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© Deborah Castillo

Deborah Castillo was born in Caracas (Venezuela) in 1971, and she has lived in NYC since August 2014. She is an artist. Her work is at once irreverent, intellectual, and visceral. She uses her body to negotiate her vital space, and to reflect back to her audience a tangible reflection of the political and social forces that traverse it. Her art cannot be separated from a critique of power in all of its manifestations: in social stereotypes, in gender discrimination, in political authoritarianism, or in the founding myths of Latin America.

Deborah won the Eugenio Mendoza Prize and the Jóvenes con FIA Prize in Venezuela, both in 2003. One wonders if there is an area of artistic formation that she has not explored: She was a student at the Instituto de Estudios Superiores de Artes Plásticas Armando Reverón and at the Escuela Cristóbal Rojas, she studied at the London College of Fashion, she started her own clothing line, she designs jewellery, she’s a certified make-up artist, she makes pottery, and she restored most of the furniture in her Brooklyn apartment.

In recent times, and in the light of a very complex political situation in Venezuela, Deborah has oriented her art towards a dialog with power and a profanation of the “untouchable” common places of a militarised culture. In El beso emancipador (The emancipating kiss), a work belonging to the exhibition Acción y Culto -which earned her the title “the Violator of the Homeland,” among others-, she makes out with a bust of Simón Bolívar, the Liberator. In Lamezuela (a play on Venezuela, replacing the first letters for “lame,” which means lick, leaving “zuela,” which goes to mean sole) she licks the boot of a man in military attire. Deborah uses her tongue to question, and impose herself upon, oppression in the symbolic field. 

However, since last August, Deborah is also standing in the same spot as the hundreds of Venezuelans that fled the country in 2014 (according to sociologist Tomás Páez, 2014 saw the highest rate of emigration to date): at the threshold. On the edge of possibilities that are still only beginning to emerge, she examines the things to come, and reflects upon the past and what is impossible to abandon.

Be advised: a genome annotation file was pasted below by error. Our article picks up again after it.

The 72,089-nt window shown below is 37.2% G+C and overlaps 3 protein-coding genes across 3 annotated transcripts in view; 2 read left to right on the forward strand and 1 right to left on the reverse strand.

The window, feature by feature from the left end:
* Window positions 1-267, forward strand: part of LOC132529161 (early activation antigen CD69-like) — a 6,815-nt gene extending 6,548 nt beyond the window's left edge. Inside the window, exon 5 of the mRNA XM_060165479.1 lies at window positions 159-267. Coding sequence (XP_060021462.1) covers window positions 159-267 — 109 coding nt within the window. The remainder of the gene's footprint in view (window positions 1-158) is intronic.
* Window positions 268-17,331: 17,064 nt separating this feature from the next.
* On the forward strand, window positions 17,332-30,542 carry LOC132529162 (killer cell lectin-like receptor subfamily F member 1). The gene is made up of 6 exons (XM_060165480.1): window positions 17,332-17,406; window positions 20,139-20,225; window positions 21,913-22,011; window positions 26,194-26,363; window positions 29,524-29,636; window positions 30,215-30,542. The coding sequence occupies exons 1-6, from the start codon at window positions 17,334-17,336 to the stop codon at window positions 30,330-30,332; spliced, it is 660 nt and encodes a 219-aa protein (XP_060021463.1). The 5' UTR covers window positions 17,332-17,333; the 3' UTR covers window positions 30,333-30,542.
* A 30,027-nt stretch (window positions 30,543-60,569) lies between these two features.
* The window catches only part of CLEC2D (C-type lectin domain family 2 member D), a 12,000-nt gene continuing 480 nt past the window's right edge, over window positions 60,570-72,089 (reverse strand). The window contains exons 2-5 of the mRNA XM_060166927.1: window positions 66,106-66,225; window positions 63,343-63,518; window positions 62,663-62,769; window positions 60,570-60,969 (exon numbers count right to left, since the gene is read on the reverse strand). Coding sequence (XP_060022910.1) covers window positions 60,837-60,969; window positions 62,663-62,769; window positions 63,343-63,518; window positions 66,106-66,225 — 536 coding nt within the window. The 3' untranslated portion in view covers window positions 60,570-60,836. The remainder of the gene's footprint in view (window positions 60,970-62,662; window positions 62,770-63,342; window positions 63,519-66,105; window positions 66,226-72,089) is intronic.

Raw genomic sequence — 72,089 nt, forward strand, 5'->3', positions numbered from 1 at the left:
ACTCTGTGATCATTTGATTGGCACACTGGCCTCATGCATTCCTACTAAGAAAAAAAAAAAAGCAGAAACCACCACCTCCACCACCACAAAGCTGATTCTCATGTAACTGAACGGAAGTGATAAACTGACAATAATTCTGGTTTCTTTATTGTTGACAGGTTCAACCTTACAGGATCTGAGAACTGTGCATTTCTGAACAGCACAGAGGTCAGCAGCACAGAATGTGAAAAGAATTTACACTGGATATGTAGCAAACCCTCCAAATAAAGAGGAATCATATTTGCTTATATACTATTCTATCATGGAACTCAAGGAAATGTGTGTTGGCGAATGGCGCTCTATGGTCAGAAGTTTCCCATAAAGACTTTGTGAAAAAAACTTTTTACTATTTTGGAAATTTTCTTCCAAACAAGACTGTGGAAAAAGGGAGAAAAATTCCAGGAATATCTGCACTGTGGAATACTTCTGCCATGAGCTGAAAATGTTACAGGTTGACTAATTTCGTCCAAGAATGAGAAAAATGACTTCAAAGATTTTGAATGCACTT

You have been living outside of Venezuela for nearly a year now. Why did you decide to migrate?

I am self-exiled. In Venezuela I feel asphyxiated as an artist and as a citizen. 

You are now working from a very different reality. How has your work been impacted by this so far? 

I don’t have that answer yet. I only started working in January; the first few months I dedicated fully to getting settled. But I can say that my art is very contextual: I work according to the context that I happen to be in. I am still getting to know New York City, not as an artist, but as a migrating human being. I don’t know how exactly, but I know my work will change. For now it is still very tied to Venezuela; in fact, my first performative action here happened in  La Meta es Desmontar la Simulación at Wendy’s Subway. It was an event created to commemorate the protests that began in February 2014 in the country. My performance was called Slapping Power, where I slapped a bust of Simón Bolívar and I disfigured his face.

That performance was projected live at the Nelson Garrido Organization in Caracas, and it was also livestreamed

That was a very interesting experience, because I had never done something like that. I am very interested in the format of performance for web, but if I had been in Caracas it would probably not have occurred to me. This is how new alternatives begin to open up from here: new types of work and new spaces. 

Is your work fully inseparable from Venezuela?

My work is inseparable from my life: the work is life. Both are absolutely intertwined with the political circumstances in Venezuela, but I don’t want my work to be too local. Actions like Slapping Power are simply the answers of a common citizen to a system, and it speaks to a collective experience, both Latin American and from any other region that has suffered under totalitarian regimes. 

Continue reading “Deborah Castillo, from the threshold (Interview)”